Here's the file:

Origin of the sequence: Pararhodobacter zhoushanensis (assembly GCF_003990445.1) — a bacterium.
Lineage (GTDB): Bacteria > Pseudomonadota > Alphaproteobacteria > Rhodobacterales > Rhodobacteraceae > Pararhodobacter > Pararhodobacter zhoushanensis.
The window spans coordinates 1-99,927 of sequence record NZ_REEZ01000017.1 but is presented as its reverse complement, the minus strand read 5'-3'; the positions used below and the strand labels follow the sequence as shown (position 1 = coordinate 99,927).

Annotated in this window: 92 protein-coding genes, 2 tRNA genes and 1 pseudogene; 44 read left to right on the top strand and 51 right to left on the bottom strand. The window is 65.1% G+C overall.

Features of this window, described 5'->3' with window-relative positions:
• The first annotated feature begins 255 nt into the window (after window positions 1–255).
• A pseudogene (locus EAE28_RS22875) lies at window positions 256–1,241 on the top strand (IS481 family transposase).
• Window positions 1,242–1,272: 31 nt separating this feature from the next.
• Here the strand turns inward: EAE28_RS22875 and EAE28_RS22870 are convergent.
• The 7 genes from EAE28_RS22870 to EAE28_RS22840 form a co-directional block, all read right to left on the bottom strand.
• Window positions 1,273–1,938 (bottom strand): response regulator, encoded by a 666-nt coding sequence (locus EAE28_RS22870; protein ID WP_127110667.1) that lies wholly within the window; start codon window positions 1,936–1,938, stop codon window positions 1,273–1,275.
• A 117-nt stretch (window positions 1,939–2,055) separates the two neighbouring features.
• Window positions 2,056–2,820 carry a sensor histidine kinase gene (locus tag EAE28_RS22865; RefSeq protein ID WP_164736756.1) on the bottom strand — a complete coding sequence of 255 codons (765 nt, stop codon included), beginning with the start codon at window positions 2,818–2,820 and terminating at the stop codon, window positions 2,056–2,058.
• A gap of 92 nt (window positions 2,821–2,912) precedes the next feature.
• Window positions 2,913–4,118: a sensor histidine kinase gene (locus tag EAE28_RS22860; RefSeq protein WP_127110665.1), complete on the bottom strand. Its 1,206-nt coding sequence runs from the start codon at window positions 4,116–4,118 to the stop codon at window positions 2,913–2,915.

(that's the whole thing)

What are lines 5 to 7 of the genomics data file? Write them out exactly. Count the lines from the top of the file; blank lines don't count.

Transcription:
Features of this window, described 5'->3' with window-relative positions:
• The first annotated feature begins 255 nt into the window (after window positions 1–255).
• A pseudogene (locus EAE28_RS22875) lies at window positions 256–1,241 on the top strand (IS481 family transposase).